cross the Rubicon

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English[edit]

Etymology[edit]

Refers to Julius Caesar's crossing of the Rubicon River to wage civil war with Rome, on January 10, 49 BC, in violation of law. Suetonius' use of the phrase the die is cast in describing this act popularised the use of that phrase, which was first attributed to the Greek dramatist Menander.

Pronunciation[edit]

  • (file)

Verb[edit]

cross the Rubicon (third-person singular simple present crosses the Rubicon, present participle crossing the Rubicon, simple past and past participle crossed the Rubicon)

  1. (idiomatic) To make an irreversible decision or to take an action with consequences.
    He knew that by coming out to his family he would be crossing the Rubicon, but he could not live a lie anymore.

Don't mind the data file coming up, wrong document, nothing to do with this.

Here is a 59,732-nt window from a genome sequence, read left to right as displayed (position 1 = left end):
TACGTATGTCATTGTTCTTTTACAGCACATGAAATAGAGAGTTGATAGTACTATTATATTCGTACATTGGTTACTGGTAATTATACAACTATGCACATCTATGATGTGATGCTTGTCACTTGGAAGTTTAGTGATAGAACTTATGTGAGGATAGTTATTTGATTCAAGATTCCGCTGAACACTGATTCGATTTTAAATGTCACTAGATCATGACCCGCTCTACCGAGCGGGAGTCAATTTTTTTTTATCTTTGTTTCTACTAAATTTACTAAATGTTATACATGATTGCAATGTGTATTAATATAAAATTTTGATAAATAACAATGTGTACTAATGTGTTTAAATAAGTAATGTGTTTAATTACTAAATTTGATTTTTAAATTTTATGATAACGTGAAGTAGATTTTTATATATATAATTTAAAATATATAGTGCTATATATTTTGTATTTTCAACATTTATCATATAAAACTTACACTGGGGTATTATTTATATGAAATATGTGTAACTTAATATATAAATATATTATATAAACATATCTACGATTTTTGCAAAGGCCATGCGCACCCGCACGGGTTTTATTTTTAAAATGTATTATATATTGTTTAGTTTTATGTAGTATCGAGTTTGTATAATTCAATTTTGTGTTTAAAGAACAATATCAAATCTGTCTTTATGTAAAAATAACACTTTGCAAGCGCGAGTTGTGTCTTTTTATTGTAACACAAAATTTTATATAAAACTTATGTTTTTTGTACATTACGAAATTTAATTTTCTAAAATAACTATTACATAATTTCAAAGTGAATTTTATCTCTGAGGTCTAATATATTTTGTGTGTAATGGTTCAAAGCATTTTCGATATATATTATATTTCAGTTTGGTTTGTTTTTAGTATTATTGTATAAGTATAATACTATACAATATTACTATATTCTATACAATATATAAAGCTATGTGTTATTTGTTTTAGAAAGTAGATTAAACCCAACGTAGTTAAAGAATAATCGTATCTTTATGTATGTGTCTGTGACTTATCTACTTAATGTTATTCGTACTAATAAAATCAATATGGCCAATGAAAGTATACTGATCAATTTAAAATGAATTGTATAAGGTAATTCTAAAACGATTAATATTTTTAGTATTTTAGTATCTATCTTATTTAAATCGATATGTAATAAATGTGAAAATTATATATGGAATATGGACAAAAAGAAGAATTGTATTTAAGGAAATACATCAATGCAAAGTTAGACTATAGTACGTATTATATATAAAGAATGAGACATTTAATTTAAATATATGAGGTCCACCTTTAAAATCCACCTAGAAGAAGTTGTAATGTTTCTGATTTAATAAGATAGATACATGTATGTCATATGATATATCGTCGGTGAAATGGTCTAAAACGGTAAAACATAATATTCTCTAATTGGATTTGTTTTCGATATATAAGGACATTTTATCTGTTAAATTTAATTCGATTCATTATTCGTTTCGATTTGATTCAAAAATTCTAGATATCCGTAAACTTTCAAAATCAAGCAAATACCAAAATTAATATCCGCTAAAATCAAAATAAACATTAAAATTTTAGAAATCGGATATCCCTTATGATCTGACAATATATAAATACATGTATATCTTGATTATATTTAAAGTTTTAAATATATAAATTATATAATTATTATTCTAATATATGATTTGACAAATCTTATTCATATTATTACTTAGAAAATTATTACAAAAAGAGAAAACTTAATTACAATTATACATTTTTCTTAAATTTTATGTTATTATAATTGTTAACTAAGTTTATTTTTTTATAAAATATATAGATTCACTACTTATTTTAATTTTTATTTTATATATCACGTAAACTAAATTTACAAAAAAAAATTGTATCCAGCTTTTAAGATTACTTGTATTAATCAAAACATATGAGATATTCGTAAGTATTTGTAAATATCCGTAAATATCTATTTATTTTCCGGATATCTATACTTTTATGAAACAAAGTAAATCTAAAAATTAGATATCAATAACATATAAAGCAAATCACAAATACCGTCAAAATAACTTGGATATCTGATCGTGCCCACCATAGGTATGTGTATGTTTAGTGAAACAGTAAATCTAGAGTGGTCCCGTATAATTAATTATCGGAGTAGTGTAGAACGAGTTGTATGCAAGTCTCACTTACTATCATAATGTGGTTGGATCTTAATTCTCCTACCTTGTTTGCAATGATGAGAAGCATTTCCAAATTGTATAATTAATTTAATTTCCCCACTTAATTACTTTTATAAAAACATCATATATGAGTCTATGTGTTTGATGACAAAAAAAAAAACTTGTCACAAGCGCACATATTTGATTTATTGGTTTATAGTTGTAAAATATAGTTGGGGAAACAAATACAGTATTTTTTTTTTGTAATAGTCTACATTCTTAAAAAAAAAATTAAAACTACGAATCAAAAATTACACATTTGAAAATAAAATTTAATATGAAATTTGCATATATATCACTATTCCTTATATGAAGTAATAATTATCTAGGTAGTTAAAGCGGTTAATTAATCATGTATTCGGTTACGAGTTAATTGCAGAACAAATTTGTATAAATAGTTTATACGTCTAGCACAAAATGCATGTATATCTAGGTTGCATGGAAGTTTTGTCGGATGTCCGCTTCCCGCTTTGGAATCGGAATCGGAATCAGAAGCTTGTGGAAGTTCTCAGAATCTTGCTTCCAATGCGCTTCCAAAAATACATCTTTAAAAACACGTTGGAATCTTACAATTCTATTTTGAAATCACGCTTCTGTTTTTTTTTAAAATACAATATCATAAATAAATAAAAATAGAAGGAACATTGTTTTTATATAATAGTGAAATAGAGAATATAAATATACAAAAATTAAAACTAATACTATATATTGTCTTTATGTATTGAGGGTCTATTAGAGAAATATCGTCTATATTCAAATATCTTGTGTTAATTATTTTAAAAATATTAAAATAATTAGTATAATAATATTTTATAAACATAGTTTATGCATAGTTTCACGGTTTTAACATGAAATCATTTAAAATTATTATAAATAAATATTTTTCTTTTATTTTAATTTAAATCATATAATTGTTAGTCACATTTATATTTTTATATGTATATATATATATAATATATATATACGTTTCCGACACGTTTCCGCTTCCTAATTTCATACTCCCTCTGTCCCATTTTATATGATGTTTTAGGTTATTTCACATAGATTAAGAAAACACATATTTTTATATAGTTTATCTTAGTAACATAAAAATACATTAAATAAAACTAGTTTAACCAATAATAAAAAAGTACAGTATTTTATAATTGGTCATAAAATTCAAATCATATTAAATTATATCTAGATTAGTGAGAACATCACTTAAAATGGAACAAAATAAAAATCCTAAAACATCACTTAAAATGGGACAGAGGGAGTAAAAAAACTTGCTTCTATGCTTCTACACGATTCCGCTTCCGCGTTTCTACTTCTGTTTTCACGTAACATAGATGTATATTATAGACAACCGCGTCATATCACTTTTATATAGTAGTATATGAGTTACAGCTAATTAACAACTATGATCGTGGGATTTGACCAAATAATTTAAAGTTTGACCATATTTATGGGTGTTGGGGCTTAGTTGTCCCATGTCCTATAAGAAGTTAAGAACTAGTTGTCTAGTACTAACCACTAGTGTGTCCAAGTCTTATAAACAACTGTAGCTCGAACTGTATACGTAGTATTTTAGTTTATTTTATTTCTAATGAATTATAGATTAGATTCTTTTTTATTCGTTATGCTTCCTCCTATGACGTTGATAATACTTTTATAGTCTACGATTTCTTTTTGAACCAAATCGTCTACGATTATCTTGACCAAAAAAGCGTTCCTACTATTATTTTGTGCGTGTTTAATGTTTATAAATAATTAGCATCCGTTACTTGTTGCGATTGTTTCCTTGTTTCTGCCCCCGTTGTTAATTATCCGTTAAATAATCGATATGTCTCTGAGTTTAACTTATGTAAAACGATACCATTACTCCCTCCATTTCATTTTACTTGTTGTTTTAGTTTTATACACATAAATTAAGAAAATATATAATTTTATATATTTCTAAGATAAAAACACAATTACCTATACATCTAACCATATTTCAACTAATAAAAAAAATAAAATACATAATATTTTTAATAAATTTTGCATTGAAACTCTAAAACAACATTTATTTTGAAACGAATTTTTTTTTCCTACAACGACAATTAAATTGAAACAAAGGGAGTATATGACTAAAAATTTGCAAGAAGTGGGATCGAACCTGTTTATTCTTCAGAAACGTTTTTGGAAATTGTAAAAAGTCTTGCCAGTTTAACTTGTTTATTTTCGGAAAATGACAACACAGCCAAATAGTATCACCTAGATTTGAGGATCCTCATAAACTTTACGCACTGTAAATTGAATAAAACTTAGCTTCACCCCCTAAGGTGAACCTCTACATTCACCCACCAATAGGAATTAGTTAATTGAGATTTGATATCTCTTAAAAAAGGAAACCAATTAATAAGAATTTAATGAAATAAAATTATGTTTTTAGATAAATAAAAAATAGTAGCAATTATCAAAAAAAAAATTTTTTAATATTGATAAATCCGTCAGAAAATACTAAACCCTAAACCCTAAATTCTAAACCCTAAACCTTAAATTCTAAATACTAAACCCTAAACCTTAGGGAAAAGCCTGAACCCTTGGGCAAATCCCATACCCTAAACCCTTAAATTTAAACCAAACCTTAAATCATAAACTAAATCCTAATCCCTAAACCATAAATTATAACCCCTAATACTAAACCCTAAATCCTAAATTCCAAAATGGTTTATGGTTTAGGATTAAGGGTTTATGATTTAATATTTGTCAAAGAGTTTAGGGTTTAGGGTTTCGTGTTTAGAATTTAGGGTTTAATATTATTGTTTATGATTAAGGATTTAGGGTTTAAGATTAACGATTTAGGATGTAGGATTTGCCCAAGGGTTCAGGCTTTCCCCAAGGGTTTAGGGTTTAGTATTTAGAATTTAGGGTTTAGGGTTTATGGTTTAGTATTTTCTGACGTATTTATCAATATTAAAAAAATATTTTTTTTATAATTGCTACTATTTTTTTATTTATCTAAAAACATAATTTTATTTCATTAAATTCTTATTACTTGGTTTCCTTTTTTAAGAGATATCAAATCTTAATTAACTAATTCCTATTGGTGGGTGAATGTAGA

• 2019 August 16, Girard, Bonnie, “Battle-Ready: The PLA’s Hong Kong Garrison”, in The Diplomat[1], archived from the original on 16 August 2019:
      Will China cross the Rubicon by sending its military to Hong Kong?[...]
      As the world contemplates whether Beijing will cross the Rubicon and use military force to quell protests in Hong Kong, one question naturally comes to mind: Would the existing garrison be used, or would tanks and soldiers, recently seen moving toward the border in nearby Shenzhen, come across from the mainland? Would they conceivably act as a combined force?
    • 2022 October 21, Jason Bailey, “How George Clooney and Julia Roberts Quietly Became the Tracy-Hepburn of Our Time”, in The New York Times[2]:
      When the inevitable moment arrives to cross the romantic Rubicon in “Ticket to Paradise,” the machinery of the screenplay and the far-fetched nature of the moment don’t matter — they can just look at each other and sell it.

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